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Medicare Supplement or Medicare Advantage Plans: What is Not Obvious From What You Receive in the Mail

Updated on February 10, 2016

Medicare Supplement or Medicare Advantage Plan

You only need a few minutes to decide between a Medicare Advantage and a Medicare supplement plan.

You must be eligible for Parts A and B of Medicare. Usually Social Security sends you a letter about Medicare a few months before your 65th birthday and Medicare starts on the first day of the month when you turn 65.


Medicare Part A usually costs nothing and covers the hospital. Medicare Part B costs about $104 a month (costs nothing for low income people or costs more for high incomes).

Medicare Part D (prescription drugs) is optional and usually costs from $15 to $30 a month. While Part D is optional, the government penalizes you for not enrolling in the initial eligibility period unless you already are in another prescription plan that they say is "creditable".


Medicare Advantage Plans cost from $0 to $50 per month. Medicare supplements usually cost from $55 to $150 per month. Advantage plans require you to see doctors on a list and get medical care in your county. There are copayments i Medicare Advantage plans and these can be sizeable especially for hospital care.

With Plan "F" Medicare supplement and certain other supplements there are no copayments and hospital is covered 100%. You can go to any doctor in all states if he/she accepts Medicare. You can also go to any hospital you and the doctor agree on. If you can afford it the supplements offer better choices. Also, you won't face the annual open enrollment period from October 15 to December 7 each year when Medicare Advantage plans tell you if they are going to renew coverage in your county or zip code. You mean they can pull out of your county and dump you?? Yes! And it is quite common.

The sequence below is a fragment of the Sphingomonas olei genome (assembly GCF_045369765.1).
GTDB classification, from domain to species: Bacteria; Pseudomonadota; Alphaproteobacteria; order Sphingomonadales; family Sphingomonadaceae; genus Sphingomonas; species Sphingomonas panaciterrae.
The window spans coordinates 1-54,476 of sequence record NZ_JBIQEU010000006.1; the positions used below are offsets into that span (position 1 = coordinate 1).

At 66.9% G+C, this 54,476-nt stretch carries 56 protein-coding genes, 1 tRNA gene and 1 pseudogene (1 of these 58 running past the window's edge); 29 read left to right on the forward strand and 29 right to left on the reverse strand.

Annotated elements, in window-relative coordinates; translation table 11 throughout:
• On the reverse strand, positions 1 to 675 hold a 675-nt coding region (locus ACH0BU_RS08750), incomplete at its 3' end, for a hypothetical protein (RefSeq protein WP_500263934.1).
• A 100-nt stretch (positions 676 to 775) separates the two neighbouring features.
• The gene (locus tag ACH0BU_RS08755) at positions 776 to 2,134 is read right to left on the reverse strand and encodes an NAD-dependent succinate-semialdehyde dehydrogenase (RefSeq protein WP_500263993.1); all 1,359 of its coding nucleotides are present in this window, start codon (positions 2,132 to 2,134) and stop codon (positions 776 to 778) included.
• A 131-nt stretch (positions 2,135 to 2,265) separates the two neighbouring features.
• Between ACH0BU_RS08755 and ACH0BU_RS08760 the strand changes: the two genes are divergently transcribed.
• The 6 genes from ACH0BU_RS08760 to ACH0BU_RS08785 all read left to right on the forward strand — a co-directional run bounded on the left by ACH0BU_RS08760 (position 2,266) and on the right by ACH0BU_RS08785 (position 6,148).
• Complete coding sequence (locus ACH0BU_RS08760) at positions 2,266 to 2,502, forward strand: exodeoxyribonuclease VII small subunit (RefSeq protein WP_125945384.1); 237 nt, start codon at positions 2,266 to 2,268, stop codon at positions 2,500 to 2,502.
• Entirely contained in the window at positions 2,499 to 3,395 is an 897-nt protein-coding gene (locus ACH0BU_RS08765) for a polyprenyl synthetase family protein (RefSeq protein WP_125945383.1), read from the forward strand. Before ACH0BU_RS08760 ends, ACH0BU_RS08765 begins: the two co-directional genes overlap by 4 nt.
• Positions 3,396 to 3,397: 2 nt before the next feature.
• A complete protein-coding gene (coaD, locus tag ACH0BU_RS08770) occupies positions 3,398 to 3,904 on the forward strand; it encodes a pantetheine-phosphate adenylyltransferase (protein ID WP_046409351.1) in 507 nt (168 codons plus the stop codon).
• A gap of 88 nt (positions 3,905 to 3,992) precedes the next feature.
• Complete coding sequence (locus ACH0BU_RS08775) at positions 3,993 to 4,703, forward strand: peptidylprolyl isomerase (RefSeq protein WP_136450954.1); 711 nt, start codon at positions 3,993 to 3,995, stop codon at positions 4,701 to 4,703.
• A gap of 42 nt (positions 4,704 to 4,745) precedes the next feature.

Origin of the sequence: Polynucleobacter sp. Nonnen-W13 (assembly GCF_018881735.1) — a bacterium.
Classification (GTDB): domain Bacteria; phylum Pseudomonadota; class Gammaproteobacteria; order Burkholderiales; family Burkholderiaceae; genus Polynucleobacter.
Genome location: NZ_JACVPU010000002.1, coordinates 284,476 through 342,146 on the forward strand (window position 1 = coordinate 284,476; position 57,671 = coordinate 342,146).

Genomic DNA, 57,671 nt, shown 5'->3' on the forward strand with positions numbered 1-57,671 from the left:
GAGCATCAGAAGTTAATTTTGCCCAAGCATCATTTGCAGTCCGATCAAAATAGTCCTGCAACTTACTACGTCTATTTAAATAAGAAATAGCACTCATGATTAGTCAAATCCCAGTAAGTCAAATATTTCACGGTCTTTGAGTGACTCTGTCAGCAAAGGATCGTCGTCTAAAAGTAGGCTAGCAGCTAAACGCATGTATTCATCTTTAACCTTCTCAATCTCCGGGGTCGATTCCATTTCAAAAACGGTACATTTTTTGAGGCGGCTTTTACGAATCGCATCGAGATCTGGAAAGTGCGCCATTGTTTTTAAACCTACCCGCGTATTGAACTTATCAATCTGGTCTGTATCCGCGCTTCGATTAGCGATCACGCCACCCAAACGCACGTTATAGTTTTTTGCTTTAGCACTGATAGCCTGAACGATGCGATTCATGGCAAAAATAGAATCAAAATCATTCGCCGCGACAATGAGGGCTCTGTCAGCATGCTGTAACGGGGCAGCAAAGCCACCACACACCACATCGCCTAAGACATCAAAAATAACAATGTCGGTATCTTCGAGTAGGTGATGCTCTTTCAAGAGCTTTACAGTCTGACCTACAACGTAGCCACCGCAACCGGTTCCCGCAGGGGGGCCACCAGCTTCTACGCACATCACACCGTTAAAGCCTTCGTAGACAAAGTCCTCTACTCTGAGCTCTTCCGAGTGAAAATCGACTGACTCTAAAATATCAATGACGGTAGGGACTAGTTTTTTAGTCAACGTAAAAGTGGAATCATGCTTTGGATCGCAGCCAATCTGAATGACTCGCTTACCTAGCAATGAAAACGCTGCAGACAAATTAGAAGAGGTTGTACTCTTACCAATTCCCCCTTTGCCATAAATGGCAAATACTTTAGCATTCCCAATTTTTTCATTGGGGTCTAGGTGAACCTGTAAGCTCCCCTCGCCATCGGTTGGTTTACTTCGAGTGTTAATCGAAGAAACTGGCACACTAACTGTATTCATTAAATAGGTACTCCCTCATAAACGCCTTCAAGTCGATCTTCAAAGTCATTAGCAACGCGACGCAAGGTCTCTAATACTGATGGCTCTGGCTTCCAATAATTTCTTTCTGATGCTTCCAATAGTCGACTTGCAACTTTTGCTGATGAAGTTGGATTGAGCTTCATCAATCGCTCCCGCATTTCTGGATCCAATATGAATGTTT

If you obtain a Medicare Advantage plan upon turning 65 you may find yourself locked into the Advantage plan for a long time unless the government changes the rules for exiting such plans.

One may become locked into a Medicare Advantage plan upon discovering they unable to pass health questions to enter into a Medicare Supplement. Also, it is not the patient, but the government determining when one can enter or exit any Medicare Advantage plan. Entering and exiting is usually during the last quarter of the year though there are exceptions for low income and certain chronic health conditions. Entering and exiting in 2012 and 2013 was from October 15 to December 7.

Many people believe that have a Medicare supplement plan, when what they really have is a Medicare Advantage plan, which pays instead of Medicare.

Medicare touts itself as being an 80% plan, but statistics show that Medicare itself only pays on average 67% of medical bills. This is why people get supplements or enroll in a Medicare Advantage plans, to pick up the difference that Medicare does not pay.

DIFFERENCES between Medicare Advantage plans and Medicare Supplement plans


"Advantage" plans use doctors and hospitals on a provider list.The majority of Medicare Supplements do not use a list because any Medicare doctor in any of the 50 states typically accepts Medicare supplements. There are no claims forms with either Medicare supplements or Medicare advantage plans as billing is direct.


Congress standardized all Medicare Supplements so for example, a Plan "F" from one company is the same as a Plan "F" from any other company, as only the prices are different. Plan F is the top of the line and picks up 100% of the Medicare covered items that Medicare does not pay. If Medicare approves the claim then the supplement picks up the difference.

Medicare Advantage plan designs must be approved by Medicare every year and these contracts are made by zip code or by county. So a Medicare Advantage plan in one county is NOT necessarily the same plan in the next county even though they may be from the same Medicare Advantage company.